Those from the same village are often as close as family members. Chinese people originally paid great attention to the morality of the family and village fraternity. In struggling along together, businesses founded on the core of family and kinship ties would evolve naturally. As time passed, the phenomenon of today's numerous business "cliques" and "clans," appeared such as the Tainan, Sanchung and Chiayi cliques of Taiwan; and the Jiangsu, Shandong, and Hebei cliques formed by those who had crossed the sea from mainland China. All of these were the products of their time.

"Provincial demarcation is a by-product of these kinds of relationships based on blood-lineage and geographical links," points out Ben Wan.

Taiwanese is the mother-tongue of our business:

President Enterprise is a bastion of the Tainan clique, and makes no attempt to hide the "native" coloring of its business. Even at its office in the capital, Taipei, you can get a feeling of its grassroots nature from the steady stream of Tainan-Taiwanese spoken.

"President has no mainlanders at management level at present," says Yang Yu-pao, assistant manager of President's public relations department. This is because, in the early years of the company, a personnel policy preferential to local people was stipulated. Down to today, the company's senior managers are still all people from Tainan who have risen through the ranks.

"In the early period, meetings from top to bottom were all conducted in Taiwanese, because the conveners used Taiwanese to preside," says Yang Yu-pao.

Out of Taiwan's 100 leading companies, 77 percent are led by Taiwanese. The older generation of leaders all grew up with an education in their mother tongue and in Japanese. Speaking Mandarin would often pose communication problems, so the style of using Taiwanese at management level took shape. In addition, with most employees originating from Taiwan, the style at the top was followed at lower levels. It was thus that the mother-tongue culture of businesses was produced.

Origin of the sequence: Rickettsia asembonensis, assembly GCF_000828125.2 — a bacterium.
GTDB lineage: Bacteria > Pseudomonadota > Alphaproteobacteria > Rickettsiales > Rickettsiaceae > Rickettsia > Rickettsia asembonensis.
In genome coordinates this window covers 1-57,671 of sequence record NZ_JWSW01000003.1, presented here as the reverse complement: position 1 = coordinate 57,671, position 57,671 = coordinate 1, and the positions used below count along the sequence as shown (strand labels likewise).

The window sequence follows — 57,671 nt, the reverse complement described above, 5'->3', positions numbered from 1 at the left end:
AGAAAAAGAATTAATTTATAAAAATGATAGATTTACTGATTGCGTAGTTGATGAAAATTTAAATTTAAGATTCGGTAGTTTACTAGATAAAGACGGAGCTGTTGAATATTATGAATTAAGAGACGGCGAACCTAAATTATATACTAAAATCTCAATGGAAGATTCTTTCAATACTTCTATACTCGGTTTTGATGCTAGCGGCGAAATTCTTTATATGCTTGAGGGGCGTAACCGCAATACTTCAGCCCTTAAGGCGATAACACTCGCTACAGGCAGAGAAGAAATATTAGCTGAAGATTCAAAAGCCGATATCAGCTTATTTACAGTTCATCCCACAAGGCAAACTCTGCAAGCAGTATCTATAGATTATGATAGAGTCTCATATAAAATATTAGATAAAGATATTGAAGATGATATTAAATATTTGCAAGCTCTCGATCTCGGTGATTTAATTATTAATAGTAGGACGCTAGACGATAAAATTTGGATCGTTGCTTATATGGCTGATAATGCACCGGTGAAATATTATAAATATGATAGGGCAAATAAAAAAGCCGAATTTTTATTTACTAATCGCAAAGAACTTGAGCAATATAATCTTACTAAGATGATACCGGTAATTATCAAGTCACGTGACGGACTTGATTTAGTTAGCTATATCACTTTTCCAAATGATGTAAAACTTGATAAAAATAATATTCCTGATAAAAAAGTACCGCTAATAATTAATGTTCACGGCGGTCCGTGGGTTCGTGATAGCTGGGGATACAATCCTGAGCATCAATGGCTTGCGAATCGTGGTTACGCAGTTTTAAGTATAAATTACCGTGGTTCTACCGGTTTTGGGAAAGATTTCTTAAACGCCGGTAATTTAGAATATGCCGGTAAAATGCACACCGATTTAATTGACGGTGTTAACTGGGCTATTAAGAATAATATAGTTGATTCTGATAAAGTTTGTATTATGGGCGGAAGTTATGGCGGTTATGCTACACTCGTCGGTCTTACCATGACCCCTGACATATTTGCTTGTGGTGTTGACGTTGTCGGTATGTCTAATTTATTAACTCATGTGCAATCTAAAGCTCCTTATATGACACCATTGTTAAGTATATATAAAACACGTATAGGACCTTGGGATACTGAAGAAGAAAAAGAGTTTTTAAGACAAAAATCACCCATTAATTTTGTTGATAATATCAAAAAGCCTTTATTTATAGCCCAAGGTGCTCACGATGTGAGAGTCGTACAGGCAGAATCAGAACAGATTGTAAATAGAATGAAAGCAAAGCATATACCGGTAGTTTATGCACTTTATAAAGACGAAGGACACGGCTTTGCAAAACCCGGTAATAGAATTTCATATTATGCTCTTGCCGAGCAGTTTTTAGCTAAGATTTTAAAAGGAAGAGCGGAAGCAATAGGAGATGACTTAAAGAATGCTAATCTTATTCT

Divided by demands of the tongue?

These kinds of natural repercussions of the culture of the mother tongue have, however, given rise to suspicions in outside circles of a provincial bar among business personnel. Originating from Anhui, Chao Chi-cheng, a graduate of the Graduate School of Agricultural Economics at National Taiwan University, now teaching at the Ming Chuan Colege of Management, thinks that the tendency for linguistic nativization in business is not something that should be taken for granted. Three years ago, he went to apply for a job at President, but because he insisted on using Mandarin in his interview with the manager, the situation was rather embarrassing and he was not accepted for the job. "Every place has its dialect, but in a public situation it is best to use Mandarin," he says.

Ku Cheng-tung, the first "mainland lad" to break into the native Taiwanese bastion of the Ho Cheng Group (HCG), thinks that the language policies of businesses are at times actually due to the demands of practicality and are not necessarily a kind of chauvinism. "Taking HCG as an example, the people we come into contact with are either common plumbers or architects and business people. On the whole, they are of Taiwanese origin. Taiwanese is also used an awful lot in administration."